So what to feed them? Now Arlo eats pretty much what we do. Including lettuce leaves, kale, peas (so many peas!), organic eggs and meat and everything in between. But of all the foods we expose him to nothing beats his morning muesli. This is, hands down, his favourite meal of the day, which gives him an amazing balance of protein (nuts and spirulina), iron (prunes), fibre (oats), probiotics for boosted immunity and a healthy gut (kefir), healthy fats (nuts and milk) and even reduced inflammation due to the cinnamon.

Here it is…

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You need:

1/2 cup of rolled oats or cooked quinoa, teff or buckwheat for gluten-free options.
1/2 cup of milk (we vary Arlo’s milk so he’s not having too much dairy. Sometimes it’s unhomogonised organic cow’s milk but mostly it’s homemade almond, coconut or oat ‘mylk’)
3 prunes, de-seeded (if you don’t want any fructose at all you can leave these out)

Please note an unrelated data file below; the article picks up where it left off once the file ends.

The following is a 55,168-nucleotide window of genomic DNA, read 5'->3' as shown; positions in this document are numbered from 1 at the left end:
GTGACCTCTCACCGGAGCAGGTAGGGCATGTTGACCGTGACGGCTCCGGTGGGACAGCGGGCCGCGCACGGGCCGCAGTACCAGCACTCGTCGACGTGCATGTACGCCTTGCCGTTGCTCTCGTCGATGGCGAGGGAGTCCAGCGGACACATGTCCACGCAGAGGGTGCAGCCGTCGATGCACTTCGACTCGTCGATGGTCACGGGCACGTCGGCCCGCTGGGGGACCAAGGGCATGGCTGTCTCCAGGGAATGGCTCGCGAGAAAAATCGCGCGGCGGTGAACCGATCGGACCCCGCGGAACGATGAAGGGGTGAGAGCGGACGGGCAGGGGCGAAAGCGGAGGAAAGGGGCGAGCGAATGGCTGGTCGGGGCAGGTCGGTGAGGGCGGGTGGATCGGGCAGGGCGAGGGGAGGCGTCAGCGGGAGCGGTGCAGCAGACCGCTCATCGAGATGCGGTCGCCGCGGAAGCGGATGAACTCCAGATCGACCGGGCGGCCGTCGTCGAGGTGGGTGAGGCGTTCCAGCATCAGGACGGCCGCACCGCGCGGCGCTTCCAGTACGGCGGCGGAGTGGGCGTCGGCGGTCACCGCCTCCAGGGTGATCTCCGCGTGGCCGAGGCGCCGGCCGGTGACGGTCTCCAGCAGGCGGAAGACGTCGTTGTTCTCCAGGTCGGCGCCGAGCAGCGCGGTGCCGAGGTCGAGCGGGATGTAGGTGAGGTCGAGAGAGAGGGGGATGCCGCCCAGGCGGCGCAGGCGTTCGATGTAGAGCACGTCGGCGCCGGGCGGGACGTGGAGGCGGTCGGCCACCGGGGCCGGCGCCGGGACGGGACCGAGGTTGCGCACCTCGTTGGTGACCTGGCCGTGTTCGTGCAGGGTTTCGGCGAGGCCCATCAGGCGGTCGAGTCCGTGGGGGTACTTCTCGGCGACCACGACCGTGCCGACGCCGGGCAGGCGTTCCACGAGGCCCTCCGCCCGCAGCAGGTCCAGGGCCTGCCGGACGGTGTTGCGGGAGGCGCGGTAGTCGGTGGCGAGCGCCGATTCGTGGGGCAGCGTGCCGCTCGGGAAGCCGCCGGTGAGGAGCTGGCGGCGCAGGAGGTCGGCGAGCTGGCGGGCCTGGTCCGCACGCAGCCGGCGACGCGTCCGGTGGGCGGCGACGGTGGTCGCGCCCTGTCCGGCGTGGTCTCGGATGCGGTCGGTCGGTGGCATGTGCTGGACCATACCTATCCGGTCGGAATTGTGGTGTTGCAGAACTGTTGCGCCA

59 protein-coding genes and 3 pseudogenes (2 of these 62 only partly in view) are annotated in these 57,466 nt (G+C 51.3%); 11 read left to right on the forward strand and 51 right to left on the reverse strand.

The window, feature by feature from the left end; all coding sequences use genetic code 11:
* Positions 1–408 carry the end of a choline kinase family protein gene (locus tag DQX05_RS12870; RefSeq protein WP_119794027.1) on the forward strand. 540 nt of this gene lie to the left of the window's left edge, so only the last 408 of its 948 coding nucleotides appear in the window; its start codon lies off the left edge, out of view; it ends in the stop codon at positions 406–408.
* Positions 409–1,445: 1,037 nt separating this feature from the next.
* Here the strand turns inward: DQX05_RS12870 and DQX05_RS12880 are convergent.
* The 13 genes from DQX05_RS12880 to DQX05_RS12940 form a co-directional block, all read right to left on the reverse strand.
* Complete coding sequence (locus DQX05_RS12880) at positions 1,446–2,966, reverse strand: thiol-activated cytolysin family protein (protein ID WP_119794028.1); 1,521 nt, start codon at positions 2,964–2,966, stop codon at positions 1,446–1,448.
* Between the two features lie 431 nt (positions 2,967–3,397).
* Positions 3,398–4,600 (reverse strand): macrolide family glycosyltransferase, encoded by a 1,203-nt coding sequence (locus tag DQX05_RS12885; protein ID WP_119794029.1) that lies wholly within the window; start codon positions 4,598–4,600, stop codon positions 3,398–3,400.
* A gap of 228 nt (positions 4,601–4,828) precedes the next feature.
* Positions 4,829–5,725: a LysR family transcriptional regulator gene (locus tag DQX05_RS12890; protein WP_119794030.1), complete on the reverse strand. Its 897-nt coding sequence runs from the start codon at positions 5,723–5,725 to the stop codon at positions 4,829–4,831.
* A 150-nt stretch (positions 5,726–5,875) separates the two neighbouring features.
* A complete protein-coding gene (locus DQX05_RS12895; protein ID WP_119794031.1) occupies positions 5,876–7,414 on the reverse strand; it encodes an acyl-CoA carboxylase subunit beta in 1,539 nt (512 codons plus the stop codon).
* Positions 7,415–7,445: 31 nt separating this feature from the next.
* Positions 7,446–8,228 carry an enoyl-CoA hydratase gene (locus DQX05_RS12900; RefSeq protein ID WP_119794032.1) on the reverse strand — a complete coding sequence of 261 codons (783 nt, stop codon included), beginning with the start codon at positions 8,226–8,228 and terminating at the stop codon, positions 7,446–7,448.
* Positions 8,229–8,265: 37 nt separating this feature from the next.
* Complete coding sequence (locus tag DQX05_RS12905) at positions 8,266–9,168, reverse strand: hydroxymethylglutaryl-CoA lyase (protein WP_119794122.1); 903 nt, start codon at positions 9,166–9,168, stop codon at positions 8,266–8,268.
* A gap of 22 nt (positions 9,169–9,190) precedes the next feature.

1 tablespoon of coconut kefir
Pinch of cinnamon
Handful of walnuts, crushed
1 small teaspoon of spirulina powder

Here’s what you need to do:

Step 1: When you wake up in the morning, pop your prunes and oats in a small bowl and cover with water to allow to soak. If you’re using other grains that have been pre-cooked, simply soak your prunes and add the grains in step 2.

Step 2: Once it’s time to feed bub, simply add your kefir, spirulina, mylk, walnuts and cinnamon and stir through. The consistency should be almost like a porridge.

Step 3: This is the hardest step of all! Try not to eat too much yourself while you’re feeding bub.

Notes: If you’re avoiding nuts obviously substitute the walnuts and nut mylks for something else. If your baby can tolerate seeds, try pepitas or sunflower seeds instead. Or goji berries work well too. If you would like to sneak some fruit in there (we give Arlo his fruit on its own when he wakes up), simply stir in some berries, a banana or even kiwi fruit for extra Vitamin C.

Coconut kefir can be bought from most good health food stores or organic farmer’s markets. As can spirulina.

There were two books that I found truly helpful and provided me with much inspiration. The first, Wholefood for Children by Jude Blereau and Cooking for Your Baby and Toddler by Louise Fulton Keats (margaret Fulton’s granddaughter).

So tell me Happies…

Have you got any great baby recipes to share?
Do you like the sound of this one?